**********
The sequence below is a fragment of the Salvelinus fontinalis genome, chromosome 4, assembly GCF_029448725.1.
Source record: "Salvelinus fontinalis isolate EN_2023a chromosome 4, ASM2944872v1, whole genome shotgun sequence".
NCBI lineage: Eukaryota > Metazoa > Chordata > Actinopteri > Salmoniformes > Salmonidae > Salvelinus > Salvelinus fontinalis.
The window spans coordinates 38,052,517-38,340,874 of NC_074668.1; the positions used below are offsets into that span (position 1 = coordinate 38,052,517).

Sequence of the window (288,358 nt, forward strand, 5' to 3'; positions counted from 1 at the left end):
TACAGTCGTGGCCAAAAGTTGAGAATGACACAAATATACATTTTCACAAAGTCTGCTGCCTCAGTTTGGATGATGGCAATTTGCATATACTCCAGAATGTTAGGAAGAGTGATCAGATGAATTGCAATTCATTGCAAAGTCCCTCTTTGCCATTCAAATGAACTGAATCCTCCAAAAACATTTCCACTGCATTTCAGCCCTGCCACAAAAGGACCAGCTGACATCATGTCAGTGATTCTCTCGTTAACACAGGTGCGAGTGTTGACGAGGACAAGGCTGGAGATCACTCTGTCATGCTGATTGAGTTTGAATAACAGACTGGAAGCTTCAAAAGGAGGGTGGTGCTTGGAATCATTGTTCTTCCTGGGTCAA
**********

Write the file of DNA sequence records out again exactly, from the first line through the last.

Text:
The sequence below is a fragment of the Salvelinus fontinalis genome, chromosome 4, assembly GCF_029448725.1.
Source record: "Salvelinus fontinalis isolate EN_2023a chromosome 4, ASM2944872v1, whole genome shotgun sequence".
NCBI lineage: Eukaryota > Metazoa > Chordata > Actinopteri > Salmoniformes > Salmonidae > Salvelinus > Salvelinus fontinalis.
The window spans coordinates 38,052,517-38,340,874 of NC_074668.1; the positions used below are offsets into that span (position 1 = coordinate 38,052,517).

Sequence of the window (288,358 nt, forward strand, 5' to 3'; positions counted from 1 at the left end):
TACAGTCGTGGCCAAAAGTTGAGAATGACACAAATATACATTTTCACAAAGTCTGCTGCCTCAGTTTGGATGATGGCAATTTGCATATACTCCAGAATGTTAGGAAGAGTGATCAGATGAATTGCAATTCATTGCAAAGTCCCTCTTTGCCATTCAAATGAACTGAATCCTCCAAAAACATTTCCACTGCATTTCAGCCCTGCCACAAAAGGACCAGCTGACATCATGTCAGTGATTCTCTCGTTAACACAGGTGCGAGTGTTGACGAGGACAAGGCTGGAGATCACTCTGTCATGCTGATTGAGTTTGAATAACAGACTGGAAGCTTCAAAAGGAGGGTGGTGCTTGGAATCATTGTTCTTCCTGGGTCAA